TBTS Reviews: (500) Days of Summer
THIS REVIEW DOES NOT REVEAL ANY MAJOR SPOILERS.
Lost amidst the buzz generated by the serious cash flow brought in by Harry Potter and the Half-Blood Prince and the fact that Universal has decided to show us Funny People for free – one revealing 30-second spot at a time – is a movie that is slowly gaining momentum.
On paper, (500) Days of Summer could have been and, by all accounts, should have been rough. It is director Marc Webb’s first film and the writing team of Scott Neustadter and Michael H. Weber has only The Pink Panther 2 to its credit. Do not let that deter you from seeing this film. It is humorous, unique and imaginative.
Are you in love? Are you looking for love? Do you even believe in love? In 95 minutes, this film runs the gambit and, no matter where you are on your emotional quest, at some point you will find a character and a mind-set to which you can identify.
In the opening scene we are introduced to Tom Hansen and Summer Finn, but the story is not told chronologically. It springs back and forth from their good times and their rocky times. Each scene begins with a number (1-500) to help the viewer keep his/her bearings as they watch the magic and the mayhem unfold between Tom and Summer in what seems to be a very real relationship.
That relationship feels real thanks in great part to the likeability of Joseph Gordon-Levitt (Tom) and Zooey Deschanel (Summer).
Gordon-Levitt makes the most of his first shot as a romantic leading man. In this love story about unrequited love, Gordon-Levitt refuses to make Tom a push-over thus endearing him to every male in the theater who never stood up to the unhinged female in their own past. Deschanel is fantastic as Summer, who exudes unattainable sexiness while remaining a very achievable goal for Tom. The script calls for a heartbreaker. Deschanel accomplishes this while still keeping the character heartwarming.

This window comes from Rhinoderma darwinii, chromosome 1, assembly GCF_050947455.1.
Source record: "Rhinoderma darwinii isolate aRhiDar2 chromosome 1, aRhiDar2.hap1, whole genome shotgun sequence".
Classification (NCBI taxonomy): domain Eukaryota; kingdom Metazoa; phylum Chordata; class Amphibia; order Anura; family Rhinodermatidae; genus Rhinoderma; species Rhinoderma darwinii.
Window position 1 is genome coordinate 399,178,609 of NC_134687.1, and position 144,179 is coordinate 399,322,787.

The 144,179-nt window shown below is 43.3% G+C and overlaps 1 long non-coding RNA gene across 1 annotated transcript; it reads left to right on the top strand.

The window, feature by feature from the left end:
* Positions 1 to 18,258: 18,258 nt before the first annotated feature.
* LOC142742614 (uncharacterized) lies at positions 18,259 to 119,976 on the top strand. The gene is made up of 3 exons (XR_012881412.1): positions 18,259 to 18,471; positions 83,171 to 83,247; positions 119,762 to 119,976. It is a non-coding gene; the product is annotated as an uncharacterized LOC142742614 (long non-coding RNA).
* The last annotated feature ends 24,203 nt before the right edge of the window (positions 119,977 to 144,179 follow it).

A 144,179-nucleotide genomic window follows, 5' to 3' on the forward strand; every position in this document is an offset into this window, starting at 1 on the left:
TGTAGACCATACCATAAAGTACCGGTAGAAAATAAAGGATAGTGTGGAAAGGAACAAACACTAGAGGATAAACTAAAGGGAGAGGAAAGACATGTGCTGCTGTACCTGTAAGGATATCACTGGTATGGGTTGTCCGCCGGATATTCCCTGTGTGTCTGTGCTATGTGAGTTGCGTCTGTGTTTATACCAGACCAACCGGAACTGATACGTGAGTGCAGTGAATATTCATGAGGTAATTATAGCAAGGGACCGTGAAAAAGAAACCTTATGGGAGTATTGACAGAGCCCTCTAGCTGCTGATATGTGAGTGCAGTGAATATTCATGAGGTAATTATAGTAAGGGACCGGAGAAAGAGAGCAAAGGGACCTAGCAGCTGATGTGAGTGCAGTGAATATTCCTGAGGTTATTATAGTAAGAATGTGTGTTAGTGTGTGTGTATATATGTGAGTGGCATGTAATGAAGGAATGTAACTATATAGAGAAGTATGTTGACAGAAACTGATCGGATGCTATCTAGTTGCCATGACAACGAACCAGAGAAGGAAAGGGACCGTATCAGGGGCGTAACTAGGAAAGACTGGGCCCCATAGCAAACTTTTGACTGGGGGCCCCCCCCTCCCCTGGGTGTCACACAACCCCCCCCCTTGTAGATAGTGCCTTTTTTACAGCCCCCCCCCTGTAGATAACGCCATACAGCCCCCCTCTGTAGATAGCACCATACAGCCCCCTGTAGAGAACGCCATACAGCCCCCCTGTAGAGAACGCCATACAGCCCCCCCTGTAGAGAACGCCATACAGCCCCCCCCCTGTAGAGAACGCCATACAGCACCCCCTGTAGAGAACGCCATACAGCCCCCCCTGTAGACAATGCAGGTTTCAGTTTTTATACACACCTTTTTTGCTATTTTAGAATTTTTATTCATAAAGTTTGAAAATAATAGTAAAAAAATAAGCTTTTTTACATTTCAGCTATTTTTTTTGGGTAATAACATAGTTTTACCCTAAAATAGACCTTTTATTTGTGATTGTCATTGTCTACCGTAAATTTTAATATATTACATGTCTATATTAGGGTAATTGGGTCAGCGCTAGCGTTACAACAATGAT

Gordon-Levitt and Deschanel also help the film pull off something that, in my household, is nothing short of a miracle. This movie is one that both men and women can enjoy equally. That agreement is not easily found and takes a solid film to carry out.
The soundtrack to which Tom and Summer’s relationship is set must also be commended. Music by The Smiths, The Pixies and Regina Spektor (among others) are not just worked into the background; they are a part of the storyline… giving an already enjoyable film a trace of hip.
(500) Days of Summer is a completely original take on the romantic-comedy. So much so, in fact, that I feel strange even placing it in that category. It is laugh-out-loud funny and also, to a certain point, heart wrenching. It doesn’t insult the movie-goer. It recognizes that relationships are rarely sunshine and rainbows followed by one huge conflict to overcome before the couple lives happily ever after, which is what Hollywood has been telling us for years.
It is a feel-good movie about how love sometimes makes you feel, well, not-so-good.